Keynote speaker Isabel Torres, co-founder and chief executive of MiS, noted the vicious cycle that scientist-mothers face. The barriers are largely invisible, so mothers — and their colleagues and supervisors — assume that they can persevere through hard work alone, she said in her talk. As a result, many scientist-mothers take on more teaching, service or outreach work to build up their CVs, even though they have fewer hours to spare. Then they hit the wall. “Mothers can’t ‘do it all’ because they are already doing a lot more,” Torres said in her address. “Then, when a mom chooses to leave work or to work part-time, it looks like a personal decision.”
Scientist-fathers, she noted, rarely face this ‘choice’.
Other researchers have corroborated both the ‘hidden’ nature of parenthood in academic research and the productivity penalty for academic scientist-mothers.
Aaron Clauset, a computer scientist at the University of Colorado Boulder, Allison Morgan, then a doctoral student, and their colleagues documented a publication deficit for scientist-mothers in a 2017–18 survey of more than 3,000 tenure-track faculty members from 450 departments at US and Canadian institutions. Respondents were in the fields of computer science, business and history. The study’s results, which Clauset presented at the conference, showed that mothers in the sample published 74–83% fewer papers than fathers during a 15-year span early in their careers2.
Yet Clauset and Morgan’s study found that, in the five years before a researcher’s first child, future mothers’ and fathers’ productivity rates are nearly identical. With the arrival of the first child, the mothers’ productivity drops immediately, by up to 48%. This drop in productivity is not seen for researcher-fathers, nor for non-parents who are the same age or at the same career stage. The analysis found that mothers in computer science produce, on average, nearly 18 fewer papers than do researcher-fathers over the 10 years after the birth of their first child — a gap that would take 5 extra years of work in a career to close.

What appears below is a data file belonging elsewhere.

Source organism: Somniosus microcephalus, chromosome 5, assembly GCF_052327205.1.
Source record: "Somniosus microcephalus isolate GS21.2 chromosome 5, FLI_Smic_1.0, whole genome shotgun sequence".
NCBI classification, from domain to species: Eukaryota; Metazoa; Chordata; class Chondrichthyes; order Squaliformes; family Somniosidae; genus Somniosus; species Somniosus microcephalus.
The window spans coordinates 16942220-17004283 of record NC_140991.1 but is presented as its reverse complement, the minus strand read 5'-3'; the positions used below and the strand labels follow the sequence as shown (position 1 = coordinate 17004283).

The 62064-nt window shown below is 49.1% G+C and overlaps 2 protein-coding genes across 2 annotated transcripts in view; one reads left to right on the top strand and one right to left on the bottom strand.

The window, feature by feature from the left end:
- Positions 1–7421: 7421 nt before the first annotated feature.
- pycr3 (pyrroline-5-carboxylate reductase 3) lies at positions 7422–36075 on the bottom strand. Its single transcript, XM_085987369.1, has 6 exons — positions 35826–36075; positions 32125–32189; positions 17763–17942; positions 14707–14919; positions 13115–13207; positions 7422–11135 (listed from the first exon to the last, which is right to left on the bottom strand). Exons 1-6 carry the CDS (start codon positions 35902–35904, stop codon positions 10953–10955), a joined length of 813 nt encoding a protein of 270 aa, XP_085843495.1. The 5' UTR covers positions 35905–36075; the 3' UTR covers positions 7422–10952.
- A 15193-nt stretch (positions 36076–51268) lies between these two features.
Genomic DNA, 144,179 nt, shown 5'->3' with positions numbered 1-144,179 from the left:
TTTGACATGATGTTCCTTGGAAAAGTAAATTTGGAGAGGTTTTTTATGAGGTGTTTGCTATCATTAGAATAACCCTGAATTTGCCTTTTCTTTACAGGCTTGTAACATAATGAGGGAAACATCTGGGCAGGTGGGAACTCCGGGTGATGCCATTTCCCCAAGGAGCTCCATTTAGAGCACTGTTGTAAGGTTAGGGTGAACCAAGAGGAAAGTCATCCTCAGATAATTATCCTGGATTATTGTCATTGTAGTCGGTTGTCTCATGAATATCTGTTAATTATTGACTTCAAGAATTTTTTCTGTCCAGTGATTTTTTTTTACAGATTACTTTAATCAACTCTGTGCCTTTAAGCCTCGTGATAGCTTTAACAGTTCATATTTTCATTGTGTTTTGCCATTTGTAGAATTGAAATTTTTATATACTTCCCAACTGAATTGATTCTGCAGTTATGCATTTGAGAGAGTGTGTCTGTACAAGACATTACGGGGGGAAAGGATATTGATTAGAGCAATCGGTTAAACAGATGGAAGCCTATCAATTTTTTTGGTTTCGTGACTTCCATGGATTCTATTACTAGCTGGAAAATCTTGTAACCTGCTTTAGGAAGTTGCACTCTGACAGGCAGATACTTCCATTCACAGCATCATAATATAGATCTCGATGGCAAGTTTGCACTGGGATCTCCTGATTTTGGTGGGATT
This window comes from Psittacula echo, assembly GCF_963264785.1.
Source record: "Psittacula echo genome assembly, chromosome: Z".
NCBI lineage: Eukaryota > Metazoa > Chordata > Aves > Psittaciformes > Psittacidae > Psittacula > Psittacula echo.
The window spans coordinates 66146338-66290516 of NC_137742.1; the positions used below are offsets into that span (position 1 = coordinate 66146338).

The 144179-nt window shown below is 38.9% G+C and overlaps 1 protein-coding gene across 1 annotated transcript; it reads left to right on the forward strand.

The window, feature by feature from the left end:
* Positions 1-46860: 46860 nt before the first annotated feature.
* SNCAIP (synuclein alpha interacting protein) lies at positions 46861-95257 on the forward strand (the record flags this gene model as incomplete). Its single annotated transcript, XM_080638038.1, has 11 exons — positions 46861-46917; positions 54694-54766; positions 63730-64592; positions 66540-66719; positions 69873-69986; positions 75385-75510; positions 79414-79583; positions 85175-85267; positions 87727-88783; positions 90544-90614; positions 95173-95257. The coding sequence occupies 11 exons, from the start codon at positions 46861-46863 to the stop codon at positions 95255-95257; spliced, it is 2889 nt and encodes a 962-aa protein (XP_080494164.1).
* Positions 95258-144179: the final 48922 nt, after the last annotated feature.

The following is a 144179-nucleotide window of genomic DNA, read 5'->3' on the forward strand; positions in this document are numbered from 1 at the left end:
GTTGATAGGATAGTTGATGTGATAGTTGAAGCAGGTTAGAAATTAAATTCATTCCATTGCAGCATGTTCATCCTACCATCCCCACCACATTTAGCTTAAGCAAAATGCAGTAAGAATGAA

Despite the barriers they face, mothers make up a significant slice of academia. Clauset and Morgan’s study found that among faculty members over the age of 40, nearly three-quarters (71%) of women are mothers, and that 82% of men are fathers. “A large majority of faculty are parents, but we often hide our families from our jobs in academia,” says Clauset. “It gives the impression that we don’t have a family, or that we don’t care about our families. That is so wrong.”
Uneven parental leaves
More than one-third of institutions covered in the Clauset and Morgan study offered no paid parental leave. For those that did, the average length was 15 weeks for mothers and 12 weeks for fathers (for an interactive breakdown of these data, see go.nature.com/3aecocq).
All of this suggests to Clauset that parental-leave policies ignore opportunities to recruit and retain female faculty members. Universities should all be offering gender-neutral parental leave as a competitive advantage and making it easy to use, he says.
Gender-neutral leave policies that give women and men equal time off are more helpful than policies that give women extra time, says Torres. Uneven policies “set families up for unequal childcare burdens later”, she says. “If only moms take leave, then they fall further behind in their careers.”
She points to a proposed law in Iceland as a model for equalizing parental leaves. The law would give both mothers and fathers six months of leave, with one month allowed to be transferred between the parents.
Biologist Fernanda Staniscuaski presented to conference attendees some ways that parent scientists have advocated for making maternity more visible in the Brazilian research ecosystem. She founded the group Parent in Science in 2016, which has promoted several solutions.